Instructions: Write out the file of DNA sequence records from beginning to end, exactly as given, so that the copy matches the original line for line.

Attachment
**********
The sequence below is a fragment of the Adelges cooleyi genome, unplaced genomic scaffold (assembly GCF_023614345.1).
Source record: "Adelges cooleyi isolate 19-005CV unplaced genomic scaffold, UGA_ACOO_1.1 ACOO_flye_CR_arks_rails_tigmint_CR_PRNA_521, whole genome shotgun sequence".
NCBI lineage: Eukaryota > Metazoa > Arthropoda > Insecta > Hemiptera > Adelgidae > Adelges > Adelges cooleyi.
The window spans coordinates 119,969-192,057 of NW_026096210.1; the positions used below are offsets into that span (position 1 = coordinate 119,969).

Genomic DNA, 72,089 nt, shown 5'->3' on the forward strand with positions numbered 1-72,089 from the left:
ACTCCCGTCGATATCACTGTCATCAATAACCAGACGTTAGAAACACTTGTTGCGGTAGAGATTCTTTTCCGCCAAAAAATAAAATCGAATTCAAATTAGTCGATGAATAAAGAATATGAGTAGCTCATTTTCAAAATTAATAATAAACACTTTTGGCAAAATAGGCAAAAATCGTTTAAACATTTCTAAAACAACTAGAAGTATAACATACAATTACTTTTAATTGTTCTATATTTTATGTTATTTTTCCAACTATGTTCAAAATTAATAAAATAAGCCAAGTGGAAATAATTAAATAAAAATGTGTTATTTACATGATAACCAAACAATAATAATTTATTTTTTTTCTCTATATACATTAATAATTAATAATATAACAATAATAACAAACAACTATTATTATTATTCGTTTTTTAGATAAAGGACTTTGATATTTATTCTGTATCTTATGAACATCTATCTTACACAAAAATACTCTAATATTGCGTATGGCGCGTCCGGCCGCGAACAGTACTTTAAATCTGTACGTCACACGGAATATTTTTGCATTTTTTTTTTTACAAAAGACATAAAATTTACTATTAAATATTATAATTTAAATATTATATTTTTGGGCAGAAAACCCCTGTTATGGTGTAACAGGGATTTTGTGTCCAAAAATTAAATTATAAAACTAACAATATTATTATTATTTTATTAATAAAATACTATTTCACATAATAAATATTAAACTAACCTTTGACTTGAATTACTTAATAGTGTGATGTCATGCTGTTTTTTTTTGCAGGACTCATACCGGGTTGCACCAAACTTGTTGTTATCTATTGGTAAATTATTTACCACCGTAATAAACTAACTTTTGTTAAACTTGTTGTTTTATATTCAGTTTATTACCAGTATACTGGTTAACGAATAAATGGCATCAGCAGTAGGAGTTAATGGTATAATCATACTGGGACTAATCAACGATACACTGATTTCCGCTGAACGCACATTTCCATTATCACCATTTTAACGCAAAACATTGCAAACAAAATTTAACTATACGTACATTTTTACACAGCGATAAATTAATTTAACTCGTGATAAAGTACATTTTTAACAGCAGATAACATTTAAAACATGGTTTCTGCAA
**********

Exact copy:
The sequence below is a fragment of the Adelges cooleyi genome, unplaced genomic scaffold (assembly GCF_023614345.1).
Source record: "Adelges cooleyi isolate 19-005CV unplaced genomic scaffold, UGA_ACOO_1.1 ACOO_flye_CR_arks_rails_tigmint_CR_PRNA_521, whole genome shotgun sequence".
NCBI lineage: Eukaryota > Metazoa > Arthropoda > Insecta > Hemiptera > Adelgidae > Adelges > Adelges cooleyi.
The window spans coordinates 119,969-192,057 of NW_026096210.1; the positions used below are offsets into that span (position 1 = coordinate 119,969).

Genomic DNA, 72,089 nt, shown 5'->3' on the forward strand with positions numbered 1-72,089 from the left:
ACTCCCGTCGATATCACTGTCATCAATAACCAGACGTTAGAAACACTTGTTGCGGTAGAGATTCTTTTCCGCCAAAAAATAAAATCGAATTCAAATTAGTCGATGAATAAAGAATATGAGTAGCTCATTTTCAAAATTAATAATAAACACTTTTGGCAAAATAGGCAAAAATCGTTTAAACATTTCTAAAACAACTAGAAGTATAACATACAATTACTTTTAATTGTTCTATATTTTATGTTATTTTTCCAACTATGTTCAAAATTAATAAAATAAGCCAAGTGGAAATAATTAAATAAAAATGTGTTATTTACATGATAACCAAACAATAATAATTTATTTTTTTTCTCTATATACATTAATAATTAATAATATAACAATAATAACAAACAACTATTATTATTATTCGTTTTTTAGATAAAGGACTTTGATATTTATTCTGTATCTTATGAACATCTATCTTACACAAAAATACTCTAATATTGCGTATGGCGCGTCCGGCCGCGAACAGTACTTTAAATCTGTACGTCACACGGAATATTTTTGCATTTTTTTTTTTACAAAAGACATAAAATTTACTATTAAATATTATAATTTAAATATTATATTTTTGGGCAGAAAACCCCTGTTATGGTGTAACAGGGATTTTGTGTCCAAAAATTAAATTATAAAACTAACAATATTATTATTATTTTATTAATAAAATACTATTTCACATAATAAATATTAAACTAACCTTTGACTTGAATTACTTAATAGTGTGATGTCATGCTGTTTTTTTTTGCAGGACTCATACCGGGTTGCACCAAACTTGTTGTTATCTATTGGTAAATTATTTACCACCGTAATAAACTAACTTTTGTTAAACTTGTTGTTTTATATTCAGTTTATTACCAGTATACTGGTTAACGAATAAATGGCATCAGCAGTAGGAGTTAATGGTATAATCATACTGGGACTAATCAACGATACACTGATTTCCGCTGAACGCACATTTCCATTATCACCATTTTAACGCAAAACATTGCAAACAAAATTTAACTATACGTACATTTTTACACAGCGATAAATTAATTTAACTCGTGATAAAGTACATTTTTAACAGCAGATAACATTTAAAACATGGTTTCTGCAA